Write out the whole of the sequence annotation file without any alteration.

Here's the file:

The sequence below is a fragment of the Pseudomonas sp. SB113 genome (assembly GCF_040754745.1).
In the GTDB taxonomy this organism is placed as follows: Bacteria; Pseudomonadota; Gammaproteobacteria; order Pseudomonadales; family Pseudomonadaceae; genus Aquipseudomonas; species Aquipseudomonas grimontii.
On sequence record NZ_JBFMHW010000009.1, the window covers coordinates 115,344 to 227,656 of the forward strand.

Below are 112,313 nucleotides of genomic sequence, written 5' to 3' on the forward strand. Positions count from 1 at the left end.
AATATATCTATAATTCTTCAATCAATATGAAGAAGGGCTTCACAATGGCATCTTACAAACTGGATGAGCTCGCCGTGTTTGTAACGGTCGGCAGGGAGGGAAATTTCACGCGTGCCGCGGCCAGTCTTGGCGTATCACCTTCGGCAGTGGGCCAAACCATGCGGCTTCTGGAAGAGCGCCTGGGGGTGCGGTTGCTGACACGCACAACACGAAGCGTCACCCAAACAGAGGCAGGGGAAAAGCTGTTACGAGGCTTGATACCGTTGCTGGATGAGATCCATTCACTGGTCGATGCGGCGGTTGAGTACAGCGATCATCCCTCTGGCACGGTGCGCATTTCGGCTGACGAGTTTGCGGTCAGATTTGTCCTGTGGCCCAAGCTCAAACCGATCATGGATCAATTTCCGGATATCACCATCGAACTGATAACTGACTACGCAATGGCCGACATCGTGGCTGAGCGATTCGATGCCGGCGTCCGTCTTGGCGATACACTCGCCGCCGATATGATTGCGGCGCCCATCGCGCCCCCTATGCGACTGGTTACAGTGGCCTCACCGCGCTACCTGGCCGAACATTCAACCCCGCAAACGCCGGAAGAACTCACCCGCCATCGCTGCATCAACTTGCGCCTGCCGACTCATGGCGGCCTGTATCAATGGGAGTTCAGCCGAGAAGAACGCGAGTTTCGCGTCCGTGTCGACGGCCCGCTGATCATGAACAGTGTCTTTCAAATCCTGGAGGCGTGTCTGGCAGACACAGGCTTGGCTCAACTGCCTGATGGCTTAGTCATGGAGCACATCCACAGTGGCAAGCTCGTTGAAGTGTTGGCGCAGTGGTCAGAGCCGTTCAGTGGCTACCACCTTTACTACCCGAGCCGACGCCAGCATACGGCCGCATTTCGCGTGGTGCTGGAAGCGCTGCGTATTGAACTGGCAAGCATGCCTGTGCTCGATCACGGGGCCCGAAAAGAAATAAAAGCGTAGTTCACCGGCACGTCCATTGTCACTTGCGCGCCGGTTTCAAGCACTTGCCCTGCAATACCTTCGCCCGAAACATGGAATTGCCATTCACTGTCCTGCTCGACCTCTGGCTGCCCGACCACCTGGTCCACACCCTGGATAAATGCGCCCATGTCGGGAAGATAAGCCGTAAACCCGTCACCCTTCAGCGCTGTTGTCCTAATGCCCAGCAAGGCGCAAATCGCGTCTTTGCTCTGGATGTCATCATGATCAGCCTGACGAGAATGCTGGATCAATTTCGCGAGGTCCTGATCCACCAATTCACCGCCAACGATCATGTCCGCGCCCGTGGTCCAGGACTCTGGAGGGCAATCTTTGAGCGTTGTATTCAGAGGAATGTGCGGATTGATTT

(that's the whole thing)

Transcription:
The sequence below is a fragment of the Pseudomonas sp. SB113 genome (assembly GCF_040754745.1).
In the GTDB taxonomy this organism is placed as follows: Bacteria; Pseudomonadota; Gammaproteobacteria; order Pseudomonadales; family Pseudomonadaceae; genus Aquipseudomonas; species Aquipseudomonas grimontii.
On sequence record NZ_JBFMHW010000009.1, the window covers coordinates 115,344 to 227,656 of the forward strand.

Below are 112,313 nucleotides of genomic sequence, written 5' to 3' on the forward strand. Positions count from 1 at the left end.
AATATATCTATAATTCTTCAATCAATATGAAGAAGGGCTTCACAATGGCATCTTACAAACTGGATGAGCTCGCCGTGTTTGTAACGGTCGGCAGGGAGGGAAATTTCACGCGTGCCGCGGCCAGTCTTGGCGTATCACCTTCGGCAGTGGGCCAAACCATGCGGCTTCTGGAAGAGCGCCTGGGGGTGCGGTTGCTGACACGCACAACACGAAGCGTCACCCAAACAGAGGCAGGGGAAAAGCTGTTACGAGGCTTGATACCGTTGCTGGATGAGATCCATTCACTGGTCGATGCGGCGGTTGAGTACAGCGATCATCCCTCTGGCACGGTGCGCATTTCGGCTGACGAGTTTGCGGTCAGATTTGTCCTGTGGCCCAAGCTCAAACCGATCATGGATCAATTTCCGGATATCACCATCGAACTGATAACTGACTACGCAATGGCCGACATCGTGGCTGAGCGATTCGATGCCGGCGTCCGTCTTGGCGATACACTCGCCGCCGATATGATTGCGGCGCCCATCGCGCCCCCTATGCGACTGGTTACAGTGGCCTCACCGCGCTACCTGGCCGAACATTCAACCCCGCAAACGCCGGAAGAACTCACCCGCCATCGCTGCATCAACTTGCGCCTGCCGACTCATGGCGGCCTGTATCAATGGGAGTTCAGCCGAGAAGAACGCGAGTTTCGCGTCCGTGTCGACGGCCCGCTGATCATGAACAGTGTCTTTCAAATCCTGGAGGCGTGTCTGGCAGACACAGGCTTGGCTCAACTGCCTGATGGCTTAGTCATGGAGCACATCCACAGTGGCAAGCTCGTTGAAGTGTTGGCGCAGTGGTCAGAGCCGTTCAGTGGCTACCACCTTTACTACCCGAGCCGACGCCAGCATACGGCCGCATTTCGCGTGGTGCTGGAAGCGCTGCGTATTGAACTGGCAAGCATGCCTGTGCTCGATCACGGGGCCCGAAAAGAAATAAAAGCGTAGTTCACCGGCACGTCCATTGTCACTTGCGCGCCGGTTTCAAGCACTTGCCCTGCAATACCTTCGCCCGAAACATGGAATTGCCATTCACTGTCCTGCTCGACCTCTGGCTGCCCGACCACCTGGTCCACACCCTGGATAAATGCGCCCATGTCGGGAAGATAAGCCGTAAACCCGTCACCCTTCAGCGCTGTTGTCCTAATGCCCAGCAAGGCGCAAATCGCGTCTTTGCTCTGGATGTCATCATGATCAGCCTGACGAGAATGCTGGATCAATTTCGCGAGGTCCTGATCCACCAATTCACCGCCAACGATCATGTCCGCGCCCGTGGTCCAGGACTCTGGAGGGCAATCTTTGAGCGTTGTATTCAGAGGAATGTGCGGATTGATTT